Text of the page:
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      Ben Ari: Eisner Was 'Stabbed in the Back'

      MK Michael Ben-Ari wrote Lt. Col. Shalom Eisner a letter of support saying the Eisner affair reveals the decay of IDF morals and values
      By Gabe Kahn
      First Publish: 4/26/2012, 6:00 PM

      MK Michael Ben Ari
      MK Michael Ben Ari
      Flash 90

      MK Michael Ben-Ari (National Union) on Israel's 64th Independence Day sent a letter of support to Lt. Col. Shalom Eisner, who was removed from his post as deputy commander of the Jordan Valley Brigade for striking an ISM anarchist from Denmark with his rifle.

      "We all feel the wound of betrayal, the knife stuck in your back by leaders of defeat," Ben Ari wrote. "But despite the hard feelings, I think this is a seminal event. This event casts a light on the decay of values and morals in the IDF."

      "In Amona, deputy IDF chief Yair Naveh, ordered the use of clubs. The result was hundreds of wounded, some who remain disabled even today. No one claimed this was not in the spirit of the IDF - and that was against Jews. But your error is compounded by the fact that you beat the enemies of Israel.

      "Since the Oslo Accords were signed the IDF has become the army of low intensity against the enemy while concentrating on making war on Jews building outposts. This is an unforgiveable sin.

      "IDF values ​​today are built on a hypocritical consumerist religion, which preaches submission and turning the other cheek. It seems George Orwell's 1984 is more realistic than ever: Surrender is victory, defeat is the pride, laxity is heroism.

      "According to them you need to embrace the anti-Semites and surrender the field - because that will photograph well! To them that will decide Israel's fate. This is the IDF in full decay and it cannot judge you.

      "You are a hero who is devoted to the value of victory and fidelity, which find no home in the army of Netanyahu and Gantz. They prefer officers like Ehud Barak. He eschewed every difficult decision lest the taint stick to him and harm his chances of promotion.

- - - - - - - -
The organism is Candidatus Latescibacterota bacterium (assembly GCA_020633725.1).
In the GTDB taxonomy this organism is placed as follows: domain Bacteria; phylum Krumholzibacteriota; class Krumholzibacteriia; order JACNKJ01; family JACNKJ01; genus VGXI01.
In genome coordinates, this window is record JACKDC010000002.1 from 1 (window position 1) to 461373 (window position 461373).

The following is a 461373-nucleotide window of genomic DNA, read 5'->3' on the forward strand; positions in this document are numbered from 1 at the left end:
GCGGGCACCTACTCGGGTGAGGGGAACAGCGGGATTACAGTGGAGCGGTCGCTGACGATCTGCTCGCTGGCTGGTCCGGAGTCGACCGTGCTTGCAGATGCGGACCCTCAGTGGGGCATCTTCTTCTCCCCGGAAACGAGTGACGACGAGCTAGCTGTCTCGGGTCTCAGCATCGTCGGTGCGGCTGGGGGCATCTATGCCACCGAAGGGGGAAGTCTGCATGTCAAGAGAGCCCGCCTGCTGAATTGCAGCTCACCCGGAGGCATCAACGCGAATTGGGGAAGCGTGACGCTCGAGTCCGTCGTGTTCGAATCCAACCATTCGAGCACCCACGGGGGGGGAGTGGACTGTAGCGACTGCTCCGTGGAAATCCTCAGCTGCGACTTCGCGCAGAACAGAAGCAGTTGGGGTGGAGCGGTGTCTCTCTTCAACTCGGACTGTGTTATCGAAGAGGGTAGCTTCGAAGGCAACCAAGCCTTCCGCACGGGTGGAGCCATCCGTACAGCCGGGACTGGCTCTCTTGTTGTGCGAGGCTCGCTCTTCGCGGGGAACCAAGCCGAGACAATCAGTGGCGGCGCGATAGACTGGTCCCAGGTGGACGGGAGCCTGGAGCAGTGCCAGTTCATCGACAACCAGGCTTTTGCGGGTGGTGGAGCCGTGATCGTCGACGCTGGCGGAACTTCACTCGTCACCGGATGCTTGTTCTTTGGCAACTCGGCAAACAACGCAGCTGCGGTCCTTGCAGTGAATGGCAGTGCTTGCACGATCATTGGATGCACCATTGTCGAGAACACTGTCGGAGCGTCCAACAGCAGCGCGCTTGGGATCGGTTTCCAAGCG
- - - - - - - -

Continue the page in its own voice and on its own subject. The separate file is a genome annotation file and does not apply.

"Now, a great responsibility has come upon you. To lead and demand change and a return to the values of the IDF. I urge you to establish an Institute of Jewish Heroism, which will teach Jewish pride. It will teach our enemies that we will speak with a rifle or shotgun butt rather than give up parts of our homeland," Ben Ari concluded.

      The incident that led to Eisner's removal from his post occurred on April 14 when a group of foreign and Arab cyclists sought to block a main road near Jericho to protest Israel's presence in Judea and Samaria.

      Critics of Eisner's dismissal from his post – through he remains in the IDF with the same rank – were quick to note the video of the incident uploaded to the Internet was clearly edited in such a way as to cast Eisner in the worst possible light.

      The altercation came at the end of nearly two hours of heated confrontation between protesters and soldiers, but the video began with Eisner striking the activist.

      Eisner subsequently told military investigators that two of his fingers had been broken in an attack by the Danish campaigner before he retaliated with his weapon. A medical examination confirmed at least one of Eisner's fingers was indeed broken during the demonstration.

      A second video released on April 20 – which critics say was also clearly edited – showed Eisner striking other activists with his rifle.

      Eisner ran into further controversy when a private conversation he had with a friend was taped and broadcast on Channel 10.

      In the conversation, Eisner leveled sharp criticism for IDF chief of staff Benny Gantz and Central Command commander Nitzan Alon, who he said were more concerned with looking good than completing the mission.

      It remains unknown if Eisner, whose career could be destroyed by openly criticizing his superior officers, was aware the private conversation was being recorded by a third party.

      Gantz – who joined Prime Minister Binyamin Netanyahu and Shimon Peres in condemning Eisner before the initial investigation into the incident was complete – said Thursday "His comments were unfortunate, irrespective of his reasons."

      However, Gantz also softened his previous stance saying Eisner made a "mistake," and "I'm not ready to decide his fate and end his career, but I cannot simply ignore the incident, either."

      The decision to remove Eisner from his post – which Gantz made after the investigation was complete – has been unpopular with the majority of Israelis, who feel senior military and political officials spoke too quickly and hung Eisner out to dry in public.